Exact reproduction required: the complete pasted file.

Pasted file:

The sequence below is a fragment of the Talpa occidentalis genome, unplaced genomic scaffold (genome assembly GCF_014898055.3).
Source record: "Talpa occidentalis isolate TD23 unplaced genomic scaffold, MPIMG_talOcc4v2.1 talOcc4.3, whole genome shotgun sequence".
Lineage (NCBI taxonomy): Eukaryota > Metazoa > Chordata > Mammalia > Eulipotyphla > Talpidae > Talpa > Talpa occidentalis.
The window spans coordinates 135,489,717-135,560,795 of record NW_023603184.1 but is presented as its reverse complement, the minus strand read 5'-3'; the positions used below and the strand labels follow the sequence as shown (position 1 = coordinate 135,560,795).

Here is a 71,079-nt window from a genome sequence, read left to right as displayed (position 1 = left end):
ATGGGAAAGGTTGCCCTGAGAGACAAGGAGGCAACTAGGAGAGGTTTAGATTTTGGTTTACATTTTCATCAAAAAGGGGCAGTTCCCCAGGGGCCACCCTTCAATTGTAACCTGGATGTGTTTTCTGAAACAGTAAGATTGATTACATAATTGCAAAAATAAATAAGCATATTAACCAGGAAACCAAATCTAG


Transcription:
The sequence below is a fragment of the Talpa occidentalis genome, unplaced genomic scaffold (genome assembly GCF_014898055.3).
Source record: "Talpa occidentalis isolate TD23 unplaced genomic scaffold, MPIMG_talOcc4v2.1 talOcc4.3, whole genome shotgun sequence".
Lineage (NCBI taxonomy): Eukaryota > Metazoa > Chordata > Mammalia > Eulipotyphla > Talpidae > Talpa > Talpa occidentalis.
The window spans coordinates 135,489,717-135,560,795 of record NW_023603184.1 but is presented as its reverse complement, the minus strand read 5'-3'; the positions used below and the strand labels follow the sequence as shown (position 1 = coordinate 135,560,795).

Here is a 71,079-nt window from a genome sequence, read left to right as displayed (position 1 = left end):
ATGGGAAAGGTTGCCCTGAGAGACAAGGAGGCAACTAGGAGAGGTTTAGATTTTGGTTTACATTTTCATCAAAAAGGGGCAGTTCCCCAGGGGCCACCCTTCAATTGTAACCTGGATGTGTTTTCTGAAACAGTAAGATTGATTACATAATTGCAAAAATAAATAAGCATATTAACCAGGAAACCAAATCTAG